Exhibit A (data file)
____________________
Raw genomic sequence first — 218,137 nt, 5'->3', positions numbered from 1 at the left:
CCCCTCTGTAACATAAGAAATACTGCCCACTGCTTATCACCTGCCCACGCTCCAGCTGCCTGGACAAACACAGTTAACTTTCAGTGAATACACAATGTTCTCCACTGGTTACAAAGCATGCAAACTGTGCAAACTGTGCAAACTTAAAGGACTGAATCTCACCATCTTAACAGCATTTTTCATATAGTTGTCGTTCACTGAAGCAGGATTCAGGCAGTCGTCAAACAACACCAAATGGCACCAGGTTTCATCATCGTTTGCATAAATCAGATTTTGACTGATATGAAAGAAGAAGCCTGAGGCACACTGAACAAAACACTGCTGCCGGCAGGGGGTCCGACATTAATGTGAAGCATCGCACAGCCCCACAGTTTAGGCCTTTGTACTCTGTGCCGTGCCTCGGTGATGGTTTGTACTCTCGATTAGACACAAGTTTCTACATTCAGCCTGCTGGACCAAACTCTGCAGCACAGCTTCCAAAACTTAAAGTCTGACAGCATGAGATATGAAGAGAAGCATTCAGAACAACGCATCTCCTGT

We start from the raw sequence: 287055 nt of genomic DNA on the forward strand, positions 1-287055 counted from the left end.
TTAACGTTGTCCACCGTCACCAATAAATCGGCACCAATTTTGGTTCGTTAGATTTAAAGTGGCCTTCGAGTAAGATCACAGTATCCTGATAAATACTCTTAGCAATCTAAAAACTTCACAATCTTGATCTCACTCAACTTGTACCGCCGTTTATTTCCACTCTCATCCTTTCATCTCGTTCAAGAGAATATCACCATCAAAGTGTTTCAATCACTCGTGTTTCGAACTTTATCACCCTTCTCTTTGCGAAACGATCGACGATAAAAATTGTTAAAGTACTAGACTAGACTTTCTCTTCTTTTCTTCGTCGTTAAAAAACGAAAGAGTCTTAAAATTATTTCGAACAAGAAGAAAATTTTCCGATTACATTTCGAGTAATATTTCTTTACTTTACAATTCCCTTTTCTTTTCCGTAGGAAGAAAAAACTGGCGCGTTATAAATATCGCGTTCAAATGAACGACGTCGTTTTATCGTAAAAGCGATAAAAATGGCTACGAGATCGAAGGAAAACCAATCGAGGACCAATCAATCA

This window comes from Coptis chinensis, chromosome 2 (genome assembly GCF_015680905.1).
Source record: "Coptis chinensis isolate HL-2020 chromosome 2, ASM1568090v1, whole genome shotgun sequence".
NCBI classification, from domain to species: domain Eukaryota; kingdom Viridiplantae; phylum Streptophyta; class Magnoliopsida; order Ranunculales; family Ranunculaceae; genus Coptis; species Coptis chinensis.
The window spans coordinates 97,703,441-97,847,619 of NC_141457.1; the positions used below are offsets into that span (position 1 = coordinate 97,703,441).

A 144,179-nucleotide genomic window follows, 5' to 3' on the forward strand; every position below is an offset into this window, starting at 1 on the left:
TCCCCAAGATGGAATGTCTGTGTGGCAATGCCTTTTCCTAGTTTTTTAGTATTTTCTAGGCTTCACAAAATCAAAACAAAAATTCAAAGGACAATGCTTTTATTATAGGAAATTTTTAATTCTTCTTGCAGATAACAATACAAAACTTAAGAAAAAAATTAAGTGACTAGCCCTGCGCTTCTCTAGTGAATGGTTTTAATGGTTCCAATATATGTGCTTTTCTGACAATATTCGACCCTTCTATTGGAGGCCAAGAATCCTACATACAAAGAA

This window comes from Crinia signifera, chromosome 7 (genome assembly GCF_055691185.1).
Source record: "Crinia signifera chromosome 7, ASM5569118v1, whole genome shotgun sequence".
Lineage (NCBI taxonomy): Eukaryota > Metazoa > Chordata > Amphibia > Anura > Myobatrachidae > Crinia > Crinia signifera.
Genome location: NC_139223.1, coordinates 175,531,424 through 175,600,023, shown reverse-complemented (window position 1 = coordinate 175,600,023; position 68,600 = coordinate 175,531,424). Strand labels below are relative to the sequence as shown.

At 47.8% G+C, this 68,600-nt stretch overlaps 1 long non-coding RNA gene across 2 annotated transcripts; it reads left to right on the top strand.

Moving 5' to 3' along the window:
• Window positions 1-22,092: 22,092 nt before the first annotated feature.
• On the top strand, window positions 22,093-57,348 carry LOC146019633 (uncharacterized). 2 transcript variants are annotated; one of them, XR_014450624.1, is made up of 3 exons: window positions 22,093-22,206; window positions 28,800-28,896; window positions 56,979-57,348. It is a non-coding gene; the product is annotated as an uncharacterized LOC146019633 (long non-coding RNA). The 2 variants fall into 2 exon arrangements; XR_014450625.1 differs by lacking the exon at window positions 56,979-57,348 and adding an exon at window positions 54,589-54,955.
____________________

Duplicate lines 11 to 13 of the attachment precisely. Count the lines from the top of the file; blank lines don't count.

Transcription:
This window comes from Crinia signifera, chromosome 7 (genome assembly GCF_055691185.1).
Source record: "Crinia signifera chromosome 7, ASM5569118v1, whole genome shotgun sequence".
Lineage (NCBI taxonomy): Eukaryota > Metazoa > Chordata > Amphibia > Anura > Myobatrachidae > Crinia > Crinia signifera.